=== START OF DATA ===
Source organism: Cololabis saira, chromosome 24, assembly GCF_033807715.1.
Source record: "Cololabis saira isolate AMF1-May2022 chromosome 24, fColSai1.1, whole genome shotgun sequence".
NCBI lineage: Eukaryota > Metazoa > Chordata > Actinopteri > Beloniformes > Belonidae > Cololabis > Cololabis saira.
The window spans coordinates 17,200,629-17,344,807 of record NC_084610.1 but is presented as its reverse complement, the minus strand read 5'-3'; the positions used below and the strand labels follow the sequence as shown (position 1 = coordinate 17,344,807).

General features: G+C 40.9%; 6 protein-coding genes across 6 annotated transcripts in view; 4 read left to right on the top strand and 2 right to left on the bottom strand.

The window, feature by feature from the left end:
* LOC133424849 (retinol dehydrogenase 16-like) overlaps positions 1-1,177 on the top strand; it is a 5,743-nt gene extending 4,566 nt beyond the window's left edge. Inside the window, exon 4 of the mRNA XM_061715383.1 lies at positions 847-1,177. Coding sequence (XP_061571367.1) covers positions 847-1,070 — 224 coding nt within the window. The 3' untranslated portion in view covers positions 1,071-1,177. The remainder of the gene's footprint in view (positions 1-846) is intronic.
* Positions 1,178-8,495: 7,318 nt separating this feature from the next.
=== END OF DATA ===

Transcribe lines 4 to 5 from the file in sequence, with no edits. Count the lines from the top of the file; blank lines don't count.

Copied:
The window spans coordinates 17,200,629-17,344,807 of record NC_084610.1 but is presented as its reverse complement, the minus strand read 5'-3'; the positions used below and the strand labels follow the sequence as shown (position 1 = coordinate 17,344,807).

General features: G+C 40.9%; 6 protein-coding genes across 6 annotated transcripts in view; 4 read left to right on the top strand and 2 right to left on the bottom strand.